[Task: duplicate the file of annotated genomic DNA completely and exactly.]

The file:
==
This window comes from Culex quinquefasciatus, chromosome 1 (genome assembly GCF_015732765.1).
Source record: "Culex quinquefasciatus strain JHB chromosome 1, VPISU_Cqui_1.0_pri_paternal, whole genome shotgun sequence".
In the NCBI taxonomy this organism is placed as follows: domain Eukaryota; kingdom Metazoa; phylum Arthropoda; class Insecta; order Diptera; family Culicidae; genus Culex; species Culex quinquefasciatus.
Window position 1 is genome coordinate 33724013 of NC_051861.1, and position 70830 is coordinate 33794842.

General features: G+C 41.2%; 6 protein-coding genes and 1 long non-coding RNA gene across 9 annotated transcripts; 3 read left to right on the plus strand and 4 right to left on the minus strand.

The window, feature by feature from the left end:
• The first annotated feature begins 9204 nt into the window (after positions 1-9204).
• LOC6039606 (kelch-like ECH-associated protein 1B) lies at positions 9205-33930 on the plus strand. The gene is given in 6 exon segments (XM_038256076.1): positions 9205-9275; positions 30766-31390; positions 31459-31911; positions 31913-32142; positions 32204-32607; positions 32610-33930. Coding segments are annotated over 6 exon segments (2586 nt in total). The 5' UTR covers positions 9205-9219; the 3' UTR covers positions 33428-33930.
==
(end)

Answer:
This window comes from Culex quinquefasciatus, chromosome 1 (genome assembly GCF_015732765.1).
Source record: "Culex quinquefasciatus strain JHB chromosome 1, VPISU_Cqui_1.0_pri_paternal, whole genome shotgun sequence".
In the NCBI taxonomy this organism is placed as follows: domain Eukaryota; kingdom Metazoa; phylum Arthropoda; class Insecta; order Diptera; family Culicidae; genus Culex; species Culex quinquefasciatus.
Window position 1 is genome coordinate 33724013 of NC_051861.1, and position 70830 is coordinate 33794842.

General features: G+C 41.2%; 6 protein-coding genes and 1 long non-coding RNA gene across 9 annotated transcripts; 3 read left to right on the plus strand and 4 right to left on the minus strand.

The window, feature by feature from the left end:
• The first annotated feature begins 9204 nt into the window (after positions 1-9204).
• LOC6039606 (kelch-like ECH-associated protein 1B) lies at positions 9205-33930 on the plus strand. The gene is given in 6 exon segments (XM_038256076.1): positions 9205-9275; positions 30766-31390; positions 31459-31911; positions 31913-32142; positions 32204-32607; positions 32610-33930. Coding segments are annotated over 6 exon segments (2586 nt in total). The 5' UTR covers positions 9205-9219; the 3' UTR covers positions 33428-33930.